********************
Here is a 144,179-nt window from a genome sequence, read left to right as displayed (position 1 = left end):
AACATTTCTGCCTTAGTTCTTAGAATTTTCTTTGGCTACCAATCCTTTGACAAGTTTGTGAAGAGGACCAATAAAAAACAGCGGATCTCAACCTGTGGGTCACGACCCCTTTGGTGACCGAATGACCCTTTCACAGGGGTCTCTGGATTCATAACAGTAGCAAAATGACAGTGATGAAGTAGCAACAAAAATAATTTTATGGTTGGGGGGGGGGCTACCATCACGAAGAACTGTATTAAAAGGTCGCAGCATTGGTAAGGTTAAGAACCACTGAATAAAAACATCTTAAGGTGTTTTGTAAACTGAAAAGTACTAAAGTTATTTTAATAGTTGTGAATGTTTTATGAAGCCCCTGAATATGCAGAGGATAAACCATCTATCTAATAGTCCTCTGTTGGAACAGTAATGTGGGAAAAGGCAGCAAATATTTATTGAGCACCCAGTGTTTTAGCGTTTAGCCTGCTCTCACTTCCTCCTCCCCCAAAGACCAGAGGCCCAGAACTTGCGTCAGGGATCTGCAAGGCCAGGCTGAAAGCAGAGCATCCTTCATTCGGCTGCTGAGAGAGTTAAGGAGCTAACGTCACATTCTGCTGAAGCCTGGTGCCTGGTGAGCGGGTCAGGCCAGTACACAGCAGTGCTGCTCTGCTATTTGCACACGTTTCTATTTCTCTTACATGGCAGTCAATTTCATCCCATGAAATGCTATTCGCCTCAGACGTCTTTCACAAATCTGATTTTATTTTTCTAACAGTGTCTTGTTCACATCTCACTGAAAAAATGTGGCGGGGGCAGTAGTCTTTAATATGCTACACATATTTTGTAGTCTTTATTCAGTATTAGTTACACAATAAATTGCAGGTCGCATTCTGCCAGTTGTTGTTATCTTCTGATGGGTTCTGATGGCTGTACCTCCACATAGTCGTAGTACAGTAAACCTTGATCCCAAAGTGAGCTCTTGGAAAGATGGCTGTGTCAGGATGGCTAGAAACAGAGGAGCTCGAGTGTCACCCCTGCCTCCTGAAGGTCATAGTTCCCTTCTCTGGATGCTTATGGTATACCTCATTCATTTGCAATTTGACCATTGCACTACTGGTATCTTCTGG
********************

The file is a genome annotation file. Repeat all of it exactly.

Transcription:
Here is a 144,179-nt window from a genome sequence, read left to right as displayed (position 1 = left end):
AACATTTCTGCCTTAGTTCTTAGAATTTTCTTTGGCTACCAATCCTTTGACAAGTTTGTGAAGAGGACCAATAAAAAACAGCGGATCTCAACCTGTGGGTCACGACCCCTTTGGTGACCGAATGACCCTTTCACAGGGGTCTCTGGATTCATAACAGTAGCAAAATGACAGTGATGAAGTAGCAACAAAAATAATTTTATGGTTGGGGGGGGGGCTACCATCACGAAGAACTGTATTAAAAGGTCGCAGCATTGGTAAGGTTAAGAACCACTGAATAAAAACATCTTAAGGTGTTTTGTAAACTGAAAAGTACTAAAGTTATTTTAATAGTTGTGAATGTTTTATGAAGCCCCTGAATATGCAGAGGATAAACCATCTATCTAATAGTCCTCTGTTGGAACAGTAATGTGGGAAAAGGCAGCAAATATTTATTGAGCACCCAGTGTTTTAGCGTTTAGCCTGCTCTCACTTCCTCCTCCCCCAAAGACCAGAGGCCCAGAACTTGCGTCAGGGATCTGCAAGGCCAGGCTGAAAGCAGAGCATCCTTCATTCGGCTGCTGAGAGAGTTAAGGAGCTAACGTCACATTCTGCTGAAGCCTGGTGCCTGGTGAGCGGGTCAGGCCAGTACACAGCAGTGCTGCTCTGCTATTTGCACACGTTTCTATTTCTCTTACATGGCAGTCAATTTCATCCCATGAAATGCTATTCGCCTCAGACGTCTTTCACAAATCTGATTTTATTTTTCTAACAGTGTCTTGTTCACATCTCACTGAAAAAATGTGGCGGGGGCAGTAGTCTTTAATATGCTACACATATTTTGTAGTCTTTATTCAGTATTAGTTACACAATAAATTGCAGGTCGCATTCTGCCAGTTGTTGTTATCTTCTGATGGGTTCTGATGGCTGTACCTCCACATAGTCGTAGTACAGTAAACCTTGATCCCAAAGTGAGCTCTTGGAAAGATGGCTGTGTCAGGATGGCTAGAAACAGAGGAGCTCGAGTGTCACCCCTGCCTCCTGAAGGTCATAGTTCCCTTCTCTGGATGCTTATGGTATACCTCATTCATTTGCAATTTGACCATTGCACTACTGGTATCTTCTGG